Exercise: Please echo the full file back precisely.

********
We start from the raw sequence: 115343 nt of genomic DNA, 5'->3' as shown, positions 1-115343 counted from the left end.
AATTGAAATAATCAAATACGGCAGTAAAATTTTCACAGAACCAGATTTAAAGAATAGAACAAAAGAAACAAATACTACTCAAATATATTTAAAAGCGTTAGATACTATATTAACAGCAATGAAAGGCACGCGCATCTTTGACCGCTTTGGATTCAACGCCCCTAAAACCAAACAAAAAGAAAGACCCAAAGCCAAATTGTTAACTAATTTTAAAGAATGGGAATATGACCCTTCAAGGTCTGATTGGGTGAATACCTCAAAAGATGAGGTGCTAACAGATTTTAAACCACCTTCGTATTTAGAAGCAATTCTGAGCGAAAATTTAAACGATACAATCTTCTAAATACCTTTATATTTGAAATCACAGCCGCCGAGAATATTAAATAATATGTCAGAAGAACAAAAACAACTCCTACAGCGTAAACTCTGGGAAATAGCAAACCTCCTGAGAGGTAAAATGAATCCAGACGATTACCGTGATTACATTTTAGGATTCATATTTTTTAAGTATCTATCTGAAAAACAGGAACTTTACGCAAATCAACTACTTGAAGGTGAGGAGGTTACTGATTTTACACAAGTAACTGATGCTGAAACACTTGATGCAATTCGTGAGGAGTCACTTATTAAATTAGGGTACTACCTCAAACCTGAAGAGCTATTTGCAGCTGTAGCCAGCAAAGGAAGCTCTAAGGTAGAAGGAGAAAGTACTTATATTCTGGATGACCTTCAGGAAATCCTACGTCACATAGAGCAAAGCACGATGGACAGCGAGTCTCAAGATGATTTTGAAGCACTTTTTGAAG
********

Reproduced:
We start from the raw sequence: 115343 nt of genomic DNA, 5'->3' as shown, positions 1-115343 counted from the left end.
AATTGAAATAATCAAATACGGCAGTAAAATTTTCACAGAACCAGATTTAAAGAATAGAACAAAAGAAACAAATACTACTCAAATATATTTAAAAGCGTTAGATACTATATTAACAGCAATGAAAGGCACGCGCATCTTTGACCGCTTTGGATTCAACGCCCCTAAAACCAAACAAAAAGAAAGACCCAAAGCCAAATTGTTAACTAATTTTAAAGAATGGGAATATGACCCTTCAAGGTCTGATTGGGTGAATACCTCAAAAGATGAGGTGCTAACAGATTTTAAACCACCTTCGTATTTAGAAGCAATTCTGAGCGAAAATTTAAACGATACAATCTTCTAAATACCTTTATATTTGAAATCACAGCCGCCGAGAATATTAAATAATATGTCAGAAGAACAAAAACAACTCCTACAGCGTAAACTCTGGGAAATAGCAAACCTCCTGAGAGGTAAAATGAATCCAGACGATTACCGTGATTACATTTTAGGATTCATATTTTTTAAGTATCTATCTGAAAAACAGGAACTTTACGCAAATCAACTACTTGAAGGTGAGGAGGTTACTGATTTTACACAAGTAACTGATGCTGAAACACTTGATGCAATTCGTGAGGAGTCACTTATTAAATTAGGGTACTACCTCAAACCTGAAGAGCTATTTGCAGCTGTAGCCAGCAAAGGAAGCTCTAAGGTAGAAGGAGAAAGTACTTATATTCTGGATGACCTTCAGGAAATCCTACGTCACATAGAGCAAAGCACGATGGACAGCGAGTCTCAAGATGATTTTGAAGCACTTTTTGAAG